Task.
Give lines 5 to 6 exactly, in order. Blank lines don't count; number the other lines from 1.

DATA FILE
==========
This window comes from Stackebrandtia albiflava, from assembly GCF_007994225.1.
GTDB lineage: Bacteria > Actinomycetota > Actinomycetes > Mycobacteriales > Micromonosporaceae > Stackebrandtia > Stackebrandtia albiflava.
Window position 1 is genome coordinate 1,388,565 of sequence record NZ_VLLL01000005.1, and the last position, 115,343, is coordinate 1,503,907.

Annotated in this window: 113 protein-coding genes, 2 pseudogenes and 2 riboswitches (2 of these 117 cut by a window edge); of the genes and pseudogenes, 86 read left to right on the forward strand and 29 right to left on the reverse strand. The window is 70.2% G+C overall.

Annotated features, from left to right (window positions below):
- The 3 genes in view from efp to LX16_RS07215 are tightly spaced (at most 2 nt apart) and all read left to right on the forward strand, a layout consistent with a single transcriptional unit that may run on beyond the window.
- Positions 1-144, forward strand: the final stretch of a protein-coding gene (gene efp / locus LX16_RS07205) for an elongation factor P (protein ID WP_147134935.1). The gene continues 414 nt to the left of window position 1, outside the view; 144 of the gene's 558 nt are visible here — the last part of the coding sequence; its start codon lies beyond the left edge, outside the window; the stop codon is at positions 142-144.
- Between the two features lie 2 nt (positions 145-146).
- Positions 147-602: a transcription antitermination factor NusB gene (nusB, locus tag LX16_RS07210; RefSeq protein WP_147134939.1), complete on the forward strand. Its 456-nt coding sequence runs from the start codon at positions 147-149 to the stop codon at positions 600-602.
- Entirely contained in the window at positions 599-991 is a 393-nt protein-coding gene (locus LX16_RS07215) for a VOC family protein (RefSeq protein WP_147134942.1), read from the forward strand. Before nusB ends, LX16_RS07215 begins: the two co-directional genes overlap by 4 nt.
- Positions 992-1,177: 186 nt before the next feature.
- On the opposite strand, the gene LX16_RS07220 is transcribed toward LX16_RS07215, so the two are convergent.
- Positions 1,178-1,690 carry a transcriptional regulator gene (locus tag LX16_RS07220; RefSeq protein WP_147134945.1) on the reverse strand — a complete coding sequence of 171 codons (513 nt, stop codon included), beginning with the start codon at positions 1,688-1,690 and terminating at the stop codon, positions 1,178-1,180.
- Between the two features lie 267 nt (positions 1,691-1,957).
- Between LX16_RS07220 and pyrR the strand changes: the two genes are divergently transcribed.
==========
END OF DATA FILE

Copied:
Annotated features, from left to right (window positions below):
- The 3 genes in view from efp to LX16_RS07215 are tightly spaced (at most 2 nt apart) and all read left to right on the forward strand, a layout consistent with a single transcriptional unit that may run on beyond the window.